The new four-stage system may improve the stratification of resected tumors, even though it is controversial whether they will apply to nonsurgical patients. It lacks external validation in Western countries. There is no doubt that the classical staging systems have already been improved. The Okuda staging and the Child-Pugh classification might be used as a part of any new clinical staging system, but should no longer be used alone. Attempts to improve the classification and prognosis prediction of HCC are still evolving, and there is no agreement on the best staging that can be recommended worldwide In these studies, treatment-related variables might not be identified as a relevant survival predictor and the use of the same set of variables for all patients may appear adequate.
Conversely they face the same difficulty in early cases, as prognostic modeling for early HCC has specific requirements 26 , 27 , They use rough descriptions of tumor stage that are not in accordance with the predictive value of tumor size and multicentricity.
The new TNM according with the AJCC has only internal validation, and is based on series of patients undergoing resection 29 , as is the case with the seminal paper proposing JIS classification Pathologic information is needed in all cases, this representing a limitation for wide clinical use.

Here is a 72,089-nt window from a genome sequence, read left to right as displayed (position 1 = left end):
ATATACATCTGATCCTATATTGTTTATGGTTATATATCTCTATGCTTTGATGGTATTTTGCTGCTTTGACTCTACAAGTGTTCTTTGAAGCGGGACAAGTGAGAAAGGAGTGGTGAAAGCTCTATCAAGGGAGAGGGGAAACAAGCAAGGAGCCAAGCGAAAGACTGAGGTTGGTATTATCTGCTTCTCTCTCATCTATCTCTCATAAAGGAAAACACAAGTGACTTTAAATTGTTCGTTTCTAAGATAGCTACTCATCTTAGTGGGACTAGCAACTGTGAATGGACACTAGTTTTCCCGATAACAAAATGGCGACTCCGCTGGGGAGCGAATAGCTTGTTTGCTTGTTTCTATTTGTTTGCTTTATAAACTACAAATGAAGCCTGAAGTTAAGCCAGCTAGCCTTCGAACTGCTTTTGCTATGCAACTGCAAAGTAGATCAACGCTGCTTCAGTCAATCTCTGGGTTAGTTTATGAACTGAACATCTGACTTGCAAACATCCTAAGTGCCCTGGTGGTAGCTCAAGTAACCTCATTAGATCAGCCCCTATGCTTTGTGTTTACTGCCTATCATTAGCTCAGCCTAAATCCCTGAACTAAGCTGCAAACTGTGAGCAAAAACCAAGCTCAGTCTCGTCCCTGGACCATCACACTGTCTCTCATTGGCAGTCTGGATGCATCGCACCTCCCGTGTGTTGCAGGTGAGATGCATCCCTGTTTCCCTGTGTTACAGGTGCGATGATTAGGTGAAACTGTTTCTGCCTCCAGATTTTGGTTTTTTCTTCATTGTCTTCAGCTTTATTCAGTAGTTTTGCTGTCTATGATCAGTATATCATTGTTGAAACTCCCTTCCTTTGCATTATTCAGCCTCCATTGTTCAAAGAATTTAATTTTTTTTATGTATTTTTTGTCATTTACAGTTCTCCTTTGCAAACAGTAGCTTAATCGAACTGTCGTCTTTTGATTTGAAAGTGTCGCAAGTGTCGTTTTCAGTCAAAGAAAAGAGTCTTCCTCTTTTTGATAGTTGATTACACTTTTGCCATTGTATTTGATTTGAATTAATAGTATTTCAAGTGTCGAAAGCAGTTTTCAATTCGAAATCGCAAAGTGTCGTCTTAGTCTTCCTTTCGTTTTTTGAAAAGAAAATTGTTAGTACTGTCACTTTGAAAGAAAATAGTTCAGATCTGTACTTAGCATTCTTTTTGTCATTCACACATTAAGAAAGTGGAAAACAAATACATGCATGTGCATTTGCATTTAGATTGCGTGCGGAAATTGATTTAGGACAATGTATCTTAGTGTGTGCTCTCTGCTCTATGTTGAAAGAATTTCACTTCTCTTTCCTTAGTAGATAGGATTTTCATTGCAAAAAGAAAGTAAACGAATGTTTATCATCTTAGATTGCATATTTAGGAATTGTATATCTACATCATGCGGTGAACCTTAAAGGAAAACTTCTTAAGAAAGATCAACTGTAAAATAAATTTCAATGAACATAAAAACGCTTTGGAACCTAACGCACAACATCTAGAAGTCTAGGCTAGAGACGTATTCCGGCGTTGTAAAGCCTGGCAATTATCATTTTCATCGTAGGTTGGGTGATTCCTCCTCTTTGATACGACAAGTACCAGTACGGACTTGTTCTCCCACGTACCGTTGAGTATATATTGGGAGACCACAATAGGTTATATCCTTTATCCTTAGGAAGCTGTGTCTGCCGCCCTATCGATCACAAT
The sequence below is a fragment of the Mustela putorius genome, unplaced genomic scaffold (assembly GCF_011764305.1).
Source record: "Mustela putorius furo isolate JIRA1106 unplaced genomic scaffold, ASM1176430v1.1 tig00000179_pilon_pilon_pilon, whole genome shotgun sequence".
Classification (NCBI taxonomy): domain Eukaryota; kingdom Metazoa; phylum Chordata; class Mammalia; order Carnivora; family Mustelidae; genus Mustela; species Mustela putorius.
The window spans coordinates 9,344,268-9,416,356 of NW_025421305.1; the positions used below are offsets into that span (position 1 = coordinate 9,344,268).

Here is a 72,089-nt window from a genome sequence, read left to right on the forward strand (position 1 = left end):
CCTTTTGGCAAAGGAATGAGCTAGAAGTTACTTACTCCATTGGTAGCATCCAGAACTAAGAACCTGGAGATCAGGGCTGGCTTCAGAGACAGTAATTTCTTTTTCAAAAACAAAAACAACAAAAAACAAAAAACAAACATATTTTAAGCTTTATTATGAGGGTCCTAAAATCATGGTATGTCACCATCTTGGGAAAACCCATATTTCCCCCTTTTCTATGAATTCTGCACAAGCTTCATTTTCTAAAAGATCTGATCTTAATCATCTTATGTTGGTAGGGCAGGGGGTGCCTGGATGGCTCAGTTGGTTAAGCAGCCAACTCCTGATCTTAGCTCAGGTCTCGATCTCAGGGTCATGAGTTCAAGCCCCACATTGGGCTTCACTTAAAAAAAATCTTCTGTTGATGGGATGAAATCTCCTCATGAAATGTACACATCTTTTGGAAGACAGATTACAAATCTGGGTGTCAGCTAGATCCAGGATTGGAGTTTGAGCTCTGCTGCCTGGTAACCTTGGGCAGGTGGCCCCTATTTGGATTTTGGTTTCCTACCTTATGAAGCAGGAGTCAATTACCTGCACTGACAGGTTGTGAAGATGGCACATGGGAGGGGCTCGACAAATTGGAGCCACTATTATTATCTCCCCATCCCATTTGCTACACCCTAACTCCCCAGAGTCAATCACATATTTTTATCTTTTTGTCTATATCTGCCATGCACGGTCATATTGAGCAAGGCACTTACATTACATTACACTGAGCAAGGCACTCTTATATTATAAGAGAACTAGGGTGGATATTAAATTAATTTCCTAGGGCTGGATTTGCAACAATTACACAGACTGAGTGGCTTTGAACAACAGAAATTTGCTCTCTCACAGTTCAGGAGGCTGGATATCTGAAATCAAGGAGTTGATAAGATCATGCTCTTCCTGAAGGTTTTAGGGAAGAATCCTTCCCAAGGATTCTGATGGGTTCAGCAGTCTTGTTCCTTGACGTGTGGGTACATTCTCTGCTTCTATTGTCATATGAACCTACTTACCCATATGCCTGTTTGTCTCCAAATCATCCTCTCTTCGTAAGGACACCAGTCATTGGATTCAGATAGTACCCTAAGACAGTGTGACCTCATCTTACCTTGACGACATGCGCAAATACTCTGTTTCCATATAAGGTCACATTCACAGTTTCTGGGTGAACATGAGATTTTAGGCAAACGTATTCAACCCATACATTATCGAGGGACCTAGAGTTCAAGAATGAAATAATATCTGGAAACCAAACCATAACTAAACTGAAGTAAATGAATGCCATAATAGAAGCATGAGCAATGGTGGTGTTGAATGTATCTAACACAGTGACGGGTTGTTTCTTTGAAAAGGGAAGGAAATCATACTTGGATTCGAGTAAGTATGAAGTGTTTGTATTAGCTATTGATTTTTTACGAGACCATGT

This study includes the widest comparison among staging systems, in comparison with other retrospective studies in which the limited collection of data impairs the ability to test all the systems available. The BCLC staging system may discriminate patients at early stages, and guide the treatment strategy.
More recently, new systems have appeared, suggesting a stronger discriminatory power when compared with published ones Even some societies have endorsed one of the systems 42 , with controversial acceptance 43 , Our current level of knowledge prevents recommendation of a staging system to be used worldwide. HCC is a complex neoplasm, in most cases on a background of a preneoplastic damaged liver. Both diseases may lead to death. In that sense, several human malignant tumors have recently been classified with respect to their prognostic outcome or response to treatment according to gene expression profile identified through micro-array technology.
Investigators have developed gene expression-based classifications for breast cancer, non-Hodgkin's B-cell lymphoma, leukemia, lung carcinoma, prostate cancer, bladder cancer, and melanoma. Thus, molecular markers are needed in HCC.
2018, Número 1
Barcelona clinic liver cancer BCLC staging uses a set of criteria to guide the management of patients with hepatocellular carcinoma HCC. Please Note: You can also scroll through stacks with your mouse wheel or the keyboard arrow keys. Updating… Please wait. Unable to process the form. Check for errors and try again. Thank you for updating your details. Log In.
Staging systems in hepatocellular carcinoma